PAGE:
Congress took a step toward preventing the abuse of presidential emergency powers when a Senate committee approved a bill last Wednesday to reform the National Emergencies Act (NEA). Known as the Article One Act, the new bill would place greater constraints on the use of national emergency declarations by the president. It passed out of the Senate Homeland Security and Governmental Affairs Committee with a strong bipartisan vote of 12–2.
“This bill represents a major step toward reclaiming some of the power Congress had delegated away to the president, and thus restoring the proper balance of powers,” said Elizabeth Goitein, co-director of the Brennan Center’s Liberty and National Security Program. Goitein wrote a seminal piece in The Atlantic last December that examines the legal framework for national emergencies, and she testified before a House Committee in February highlighting the need for reform of the NEA.
The issue of emergency powers gained widespread attention in February 2019 when President Trump bypassed Congress and declared a national emergency to obtain funds for a wall on the southern U.S. border. Both chambers of Congress proceeded to approve a resolution to block that emergency declaration, but it ultimately fell short of the two-thirds majority required to override Trump’s veto, the first of his presidency. And the Supreme Court last Friday announced it would allow the Trump administration to spend $2.5 billion in Pentagon funds on the border wall. In total, Trump has so far declared five national emergencies during his presidency, for a total of 33 ongoing emergencies in the United States.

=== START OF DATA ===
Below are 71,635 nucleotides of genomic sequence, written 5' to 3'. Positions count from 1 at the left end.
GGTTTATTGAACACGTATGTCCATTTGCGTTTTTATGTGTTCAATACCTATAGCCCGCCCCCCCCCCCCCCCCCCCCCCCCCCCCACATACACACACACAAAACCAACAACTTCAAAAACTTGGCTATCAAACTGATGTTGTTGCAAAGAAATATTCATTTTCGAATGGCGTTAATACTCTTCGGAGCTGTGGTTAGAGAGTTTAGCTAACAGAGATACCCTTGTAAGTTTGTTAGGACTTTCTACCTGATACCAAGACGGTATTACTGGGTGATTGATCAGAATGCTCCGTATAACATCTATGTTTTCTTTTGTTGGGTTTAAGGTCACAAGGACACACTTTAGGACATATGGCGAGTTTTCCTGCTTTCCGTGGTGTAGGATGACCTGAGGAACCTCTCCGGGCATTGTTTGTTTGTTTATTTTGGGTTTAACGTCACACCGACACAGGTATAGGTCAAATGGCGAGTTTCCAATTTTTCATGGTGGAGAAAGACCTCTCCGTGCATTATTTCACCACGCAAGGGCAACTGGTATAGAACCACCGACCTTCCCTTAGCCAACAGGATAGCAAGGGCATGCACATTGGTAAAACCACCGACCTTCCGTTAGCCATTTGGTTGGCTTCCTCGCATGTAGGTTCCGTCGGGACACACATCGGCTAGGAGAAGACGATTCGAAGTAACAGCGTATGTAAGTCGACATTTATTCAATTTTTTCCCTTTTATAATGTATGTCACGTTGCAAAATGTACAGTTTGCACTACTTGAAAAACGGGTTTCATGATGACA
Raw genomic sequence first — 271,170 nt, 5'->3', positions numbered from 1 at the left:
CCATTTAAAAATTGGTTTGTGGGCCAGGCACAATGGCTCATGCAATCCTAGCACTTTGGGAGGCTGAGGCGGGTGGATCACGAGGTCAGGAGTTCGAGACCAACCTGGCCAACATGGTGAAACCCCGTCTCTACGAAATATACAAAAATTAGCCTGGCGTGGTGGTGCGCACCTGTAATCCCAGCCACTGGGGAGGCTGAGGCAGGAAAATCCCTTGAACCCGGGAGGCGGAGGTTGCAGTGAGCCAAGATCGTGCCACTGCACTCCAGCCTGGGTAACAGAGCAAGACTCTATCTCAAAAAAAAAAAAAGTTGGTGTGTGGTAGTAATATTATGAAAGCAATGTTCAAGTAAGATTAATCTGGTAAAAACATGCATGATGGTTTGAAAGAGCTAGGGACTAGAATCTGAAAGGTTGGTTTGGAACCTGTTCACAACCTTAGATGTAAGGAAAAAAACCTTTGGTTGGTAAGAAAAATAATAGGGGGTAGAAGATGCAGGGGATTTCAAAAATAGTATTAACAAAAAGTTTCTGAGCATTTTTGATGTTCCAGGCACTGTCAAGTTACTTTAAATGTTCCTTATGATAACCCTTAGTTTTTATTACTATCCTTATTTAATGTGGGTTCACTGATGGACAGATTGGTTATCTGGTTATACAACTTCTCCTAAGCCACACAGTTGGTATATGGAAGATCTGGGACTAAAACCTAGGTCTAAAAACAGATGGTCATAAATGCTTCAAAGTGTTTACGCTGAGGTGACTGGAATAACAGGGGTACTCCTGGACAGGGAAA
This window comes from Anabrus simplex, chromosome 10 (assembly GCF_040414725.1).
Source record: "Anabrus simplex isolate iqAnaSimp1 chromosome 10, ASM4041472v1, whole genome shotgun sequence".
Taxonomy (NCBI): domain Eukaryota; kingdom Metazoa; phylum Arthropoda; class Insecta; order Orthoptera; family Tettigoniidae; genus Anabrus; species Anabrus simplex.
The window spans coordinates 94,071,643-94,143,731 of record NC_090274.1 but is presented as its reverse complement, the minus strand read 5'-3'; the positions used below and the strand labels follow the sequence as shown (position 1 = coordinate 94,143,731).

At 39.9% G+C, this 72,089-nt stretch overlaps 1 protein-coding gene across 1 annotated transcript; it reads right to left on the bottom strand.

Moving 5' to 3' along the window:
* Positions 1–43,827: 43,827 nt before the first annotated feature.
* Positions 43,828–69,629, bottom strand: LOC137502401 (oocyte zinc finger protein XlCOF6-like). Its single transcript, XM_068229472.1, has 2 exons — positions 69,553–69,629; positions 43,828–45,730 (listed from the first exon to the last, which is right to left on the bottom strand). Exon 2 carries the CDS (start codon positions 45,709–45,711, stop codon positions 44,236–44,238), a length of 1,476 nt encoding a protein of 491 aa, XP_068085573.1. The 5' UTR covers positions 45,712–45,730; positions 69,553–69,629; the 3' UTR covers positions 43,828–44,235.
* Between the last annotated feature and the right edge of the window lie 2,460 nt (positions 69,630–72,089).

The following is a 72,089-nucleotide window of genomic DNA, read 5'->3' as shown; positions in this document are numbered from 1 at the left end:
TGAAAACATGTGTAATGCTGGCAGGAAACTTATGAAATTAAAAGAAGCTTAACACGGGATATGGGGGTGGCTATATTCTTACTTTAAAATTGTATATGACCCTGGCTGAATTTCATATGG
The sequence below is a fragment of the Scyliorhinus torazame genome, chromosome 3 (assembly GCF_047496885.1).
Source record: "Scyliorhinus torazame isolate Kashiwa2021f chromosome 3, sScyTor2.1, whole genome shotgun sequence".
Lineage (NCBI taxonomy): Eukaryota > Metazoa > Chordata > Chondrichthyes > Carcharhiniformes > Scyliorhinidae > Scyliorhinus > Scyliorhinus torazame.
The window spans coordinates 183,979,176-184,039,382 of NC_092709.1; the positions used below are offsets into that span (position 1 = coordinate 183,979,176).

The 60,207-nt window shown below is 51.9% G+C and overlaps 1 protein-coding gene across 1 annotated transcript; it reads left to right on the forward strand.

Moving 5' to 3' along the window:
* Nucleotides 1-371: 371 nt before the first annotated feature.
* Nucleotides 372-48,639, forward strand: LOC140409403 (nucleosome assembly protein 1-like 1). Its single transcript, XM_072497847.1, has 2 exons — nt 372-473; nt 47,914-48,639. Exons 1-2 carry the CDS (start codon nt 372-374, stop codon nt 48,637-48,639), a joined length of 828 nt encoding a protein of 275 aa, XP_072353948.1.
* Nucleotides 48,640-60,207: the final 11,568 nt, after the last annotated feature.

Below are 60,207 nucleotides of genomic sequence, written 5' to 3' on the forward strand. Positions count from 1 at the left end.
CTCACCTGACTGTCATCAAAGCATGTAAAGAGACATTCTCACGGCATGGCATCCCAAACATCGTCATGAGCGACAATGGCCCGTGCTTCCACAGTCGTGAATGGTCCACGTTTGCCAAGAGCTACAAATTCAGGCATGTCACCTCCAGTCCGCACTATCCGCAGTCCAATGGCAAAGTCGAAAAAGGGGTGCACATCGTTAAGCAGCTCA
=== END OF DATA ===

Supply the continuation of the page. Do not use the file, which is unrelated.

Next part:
Flaws in the current legal framework for emergency powers
Emergency powers are intended to provide the president with the temporary flexibility to act in the event of a crisis, particularly when ordinary laws might be insufficient for a timely response. Declaring a national emergency vastly expands the power of the executive branch. If misused, these declarations can lead to an abuse of power and threaten the civil liberties of the American people.
Congress passed the National Emergencies Act in 1976 in an attempt to increase congressional oversight and supervision over presidential declarations of emergency. But the National Emergencies Act makes the process easy for a president to renew a state of emergency and difficult for Congress to end it, in effect requiring a veto-proof supermajority for the latter. Among others, these weaknesses have left the president’s emergency powers susceptible to abuse.
Giving Congress more oversight of national emergencies
If enacted, the Article One Act would address some of the most glaring weaknesses in the current legal framework for national emergencies. Under the act, when a president declares a national emergency, Congress must vote to approve it within 30 days, or it would automatically expire. Renewing an emergency declaration would also require congressional approval for every subsequent year. (However, in a significant shortcoming, the bill provides an exception for emergencies declared under the powerful and broadly written International Emergency Economic Powers Act, or IEEPA, which is frequently invoked.)
The Article One Act prohibits the president from redeclaring an emergency that is not renewed by Congress. The bill also includes provisions that will make the exercise of emergency powers more transparent through enhanced reporting.
The full Senate should take action to reform the national emergencies system and provide a check on presidential power. Passing the Article One Act could mark a significant first step.